Monday, October 28, 2019

How to Adjust the Captions on YouTube Videos

This week's Practical Ed Tech newsletter featured a few things that we can do to improve the accessibility of the slides and videos that we use in our classrooms. One of those things is to turn on the captions when playing a YouTube video in class. Another is to create a transcript of the YouTube videos that you show in class.

Just turning on the captions is a good first step. It is possible to adjust the size and color scheme of the captions for students who needs that. In the following video I demonstrate how to adjust the size, style, and color scheme of the captions displayed on a YouTube video.

As I pointed out in the video above, it is possible to view an automatically generated transcript of some YouTube videos without the use of a third-party tool. Other videos will require a third-party tool to generate a transcript. If that's the case for a video that you need to create a transcript for, try using VidReader. My demonstration of VidReader is embedded below (note that when I made the video the service was going by a different name, the tool works the same way).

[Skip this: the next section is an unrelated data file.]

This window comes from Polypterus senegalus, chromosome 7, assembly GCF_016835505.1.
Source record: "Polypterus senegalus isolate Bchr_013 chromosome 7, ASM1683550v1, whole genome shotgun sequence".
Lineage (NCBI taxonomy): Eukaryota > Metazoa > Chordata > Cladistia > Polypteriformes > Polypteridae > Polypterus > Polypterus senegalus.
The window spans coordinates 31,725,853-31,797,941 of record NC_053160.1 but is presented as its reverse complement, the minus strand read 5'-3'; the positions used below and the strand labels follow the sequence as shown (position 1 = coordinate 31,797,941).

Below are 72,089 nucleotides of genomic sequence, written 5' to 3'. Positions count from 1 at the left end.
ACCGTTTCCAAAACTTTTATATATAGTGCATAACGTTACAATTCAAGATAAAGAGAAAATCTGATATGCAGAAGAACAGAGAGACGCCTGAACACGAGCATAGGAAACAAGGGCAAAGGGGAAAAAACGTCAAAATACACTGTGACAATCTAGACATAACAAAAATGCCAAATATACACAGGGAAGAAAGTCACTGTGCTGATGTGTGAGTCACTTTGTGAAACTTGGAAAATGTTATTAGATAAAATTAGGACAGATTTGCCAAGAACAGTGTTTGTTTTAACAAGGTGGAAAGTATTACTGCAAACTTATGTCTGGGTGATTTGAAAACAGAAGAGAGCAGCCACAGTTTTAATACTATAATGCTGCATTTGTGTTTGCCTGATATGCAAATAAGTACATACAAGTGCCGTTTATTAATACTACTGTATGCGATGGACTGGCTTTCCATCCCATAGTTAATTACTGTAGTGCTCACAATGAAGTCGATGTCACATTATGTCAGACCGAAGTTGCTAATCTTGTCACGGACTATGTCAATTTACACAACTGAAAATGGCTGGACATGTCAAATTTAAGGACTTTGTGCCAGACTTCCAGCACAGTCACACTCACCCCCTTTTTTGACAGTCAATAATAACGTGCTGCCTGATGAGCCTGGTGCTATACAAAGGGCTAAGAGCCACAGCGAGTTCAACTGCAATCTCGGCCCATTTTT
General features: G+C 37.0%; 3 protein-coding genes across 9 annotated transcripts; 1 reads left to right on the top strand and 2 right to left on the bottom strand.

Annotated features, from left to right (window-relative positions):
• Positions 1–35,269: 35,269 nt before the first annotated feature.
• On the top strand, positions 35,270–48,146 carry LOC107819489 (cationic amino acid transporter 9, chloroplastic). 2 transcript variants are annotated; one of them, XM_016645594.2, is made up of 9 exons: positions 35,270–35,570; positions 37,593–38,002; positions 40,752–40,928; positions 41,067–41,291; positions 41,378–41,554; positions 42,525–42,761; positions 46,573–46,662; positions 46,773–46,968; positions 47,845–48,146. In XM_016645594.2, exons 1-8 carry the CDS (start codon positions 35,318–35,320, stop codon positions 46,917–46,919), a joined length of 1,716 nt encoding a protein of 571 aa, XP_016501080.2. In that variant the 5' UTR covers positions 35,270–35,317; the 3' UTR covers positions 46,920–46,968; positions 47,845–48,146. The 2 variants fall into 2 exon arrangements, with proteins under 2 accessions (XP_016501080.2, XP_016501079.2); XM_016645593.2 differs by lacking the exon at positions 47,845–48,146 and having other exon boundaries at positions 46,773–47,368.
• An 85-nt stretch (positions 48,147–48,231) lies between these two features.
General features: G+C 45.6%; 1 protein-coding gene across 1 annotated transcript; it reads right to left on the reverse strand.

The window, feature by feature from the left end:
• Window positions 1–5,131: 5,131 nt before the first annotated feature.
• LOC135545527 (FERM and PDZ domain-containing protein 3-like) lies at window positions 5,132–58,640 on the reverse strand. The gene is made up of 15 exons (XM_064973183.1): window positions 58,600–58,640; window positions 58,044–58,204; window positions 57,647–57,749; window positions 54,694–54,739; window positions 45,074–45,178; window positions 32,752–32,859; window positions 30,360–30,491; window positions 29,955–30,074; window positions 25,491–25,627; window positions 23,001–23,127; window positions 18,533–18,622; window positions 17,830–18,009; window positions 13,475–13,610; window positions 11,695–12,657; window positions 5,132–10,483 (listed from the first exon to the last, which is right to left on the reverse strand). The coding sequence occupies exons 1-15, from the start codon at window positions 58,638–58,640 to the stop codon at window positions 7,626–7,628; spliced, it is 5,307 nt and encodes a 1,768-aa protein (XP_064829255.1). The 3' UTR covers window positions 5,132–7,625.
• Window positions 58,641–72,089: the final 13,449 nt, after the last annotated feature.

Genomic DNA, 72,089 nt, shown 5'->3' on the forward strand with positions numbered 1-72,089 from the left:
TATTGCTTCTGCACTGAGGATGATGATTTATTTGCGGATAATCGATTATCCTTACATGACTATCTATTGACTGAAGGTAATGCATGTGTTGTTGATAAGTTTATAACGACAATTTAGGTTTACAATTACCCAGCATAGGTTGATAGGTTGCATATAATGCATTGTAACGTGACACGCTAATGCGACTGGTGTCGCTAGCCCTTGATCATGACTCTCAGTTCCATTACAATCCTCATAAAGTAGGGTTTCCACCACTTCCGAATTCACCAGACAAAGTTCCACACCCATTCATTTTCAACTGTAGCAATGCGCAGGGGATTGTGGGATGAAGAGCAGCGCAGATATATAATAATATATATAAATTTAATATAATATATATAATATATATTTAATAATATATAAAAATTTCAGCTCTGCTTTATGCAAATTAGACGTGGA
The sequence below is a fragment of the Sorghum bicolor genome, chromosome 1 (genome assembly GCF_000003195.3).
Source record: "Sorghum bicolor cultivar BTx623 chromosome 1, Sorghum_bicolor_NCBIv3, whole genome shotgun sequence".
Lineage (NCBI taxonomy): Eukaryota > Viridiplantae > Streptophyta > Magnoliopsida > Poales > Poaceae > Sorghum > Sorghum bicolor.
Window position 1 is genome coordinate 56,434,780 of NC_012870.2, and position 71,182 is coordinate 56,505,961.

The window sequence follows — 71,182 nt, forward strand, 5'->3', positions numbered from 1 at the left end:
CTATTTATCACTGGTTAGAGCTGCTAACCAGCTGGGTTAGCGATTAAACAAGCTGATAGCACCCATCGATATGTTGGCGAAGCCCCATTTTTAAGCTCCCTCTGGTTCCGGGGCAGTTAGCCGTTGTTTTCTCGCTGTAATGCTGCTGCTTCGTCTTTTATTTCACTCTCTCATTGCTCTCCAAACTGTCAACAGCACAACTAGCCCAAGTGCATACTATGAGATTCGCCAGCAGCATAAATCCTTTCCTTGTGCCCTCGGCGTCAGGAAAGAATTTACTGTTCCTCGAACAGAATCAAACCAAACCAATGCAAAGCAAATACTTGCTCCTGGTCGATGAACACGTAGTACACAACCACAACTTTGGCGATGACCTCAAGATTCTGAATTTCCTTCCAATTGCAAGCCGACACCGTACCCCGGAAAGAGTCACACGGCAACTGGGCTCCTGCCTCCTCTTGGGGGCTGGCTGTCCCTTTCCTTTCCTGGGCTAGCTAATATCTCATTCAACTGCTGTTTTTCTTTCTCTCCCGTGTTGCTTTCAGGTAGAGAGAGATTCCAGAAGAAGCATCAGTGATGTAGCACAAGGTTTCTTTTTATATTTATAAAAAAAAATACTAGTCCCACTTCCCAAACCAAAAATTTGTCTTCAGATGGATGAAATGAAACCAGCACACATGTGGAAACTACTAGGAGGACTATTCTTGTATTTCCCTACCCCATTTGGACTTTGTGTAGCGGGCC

How Vocabulary Lists Help Students Conduct Better Searches

Can you identify this mushroom
found in the forest near my house
in Maine?
In chapter five of The Joy of Search Daniel Russell explains the process he used to determine whether or not a plant that he found was poisonous. When I read that chapter a couple of weeks ago I was struck with the reminder that more domain-specific knowledge one has, the deeper the search he or she can conduct. In other words, the greater your vocabulary about a topic, the more ways you have to search for more information about that topic.

One of the things that I often make my students do when they're conducting online research about a topic is to make a list of all of the terms and words they know that are associated with that topic. Google's old Wonder Wheel product was a helpful aid in that process as was the now defunct Wiki Mind Map. In any case, making lists of vocabulary terms can help students recall bits of information that then helps them in formulating and refining search queries.

I made this pre-search checklist a few years ago as a tool to help students think about what they know about a topic before they begin searching online. One of my ninth grade students computer science students used the third part of that checklist, "what are the words or phrases other people would use to describe your topic?" this morning when he was trying to come up with some ideas for a meditation app that he's designing and will eventually build with the MIT App Inventor. His answers and subsequent search took him in slightly new design direction.

So the next time your students seem to be floundering in their online search endeavors, consider having them stop and make a list of vocabulary they know about their central topic.

To learn more about search strategies your students can use, take a look at my on-demand webinar Search Strategies Students Need to Know. And for truly advanced methods, read Daniel Russell's The Joy of Search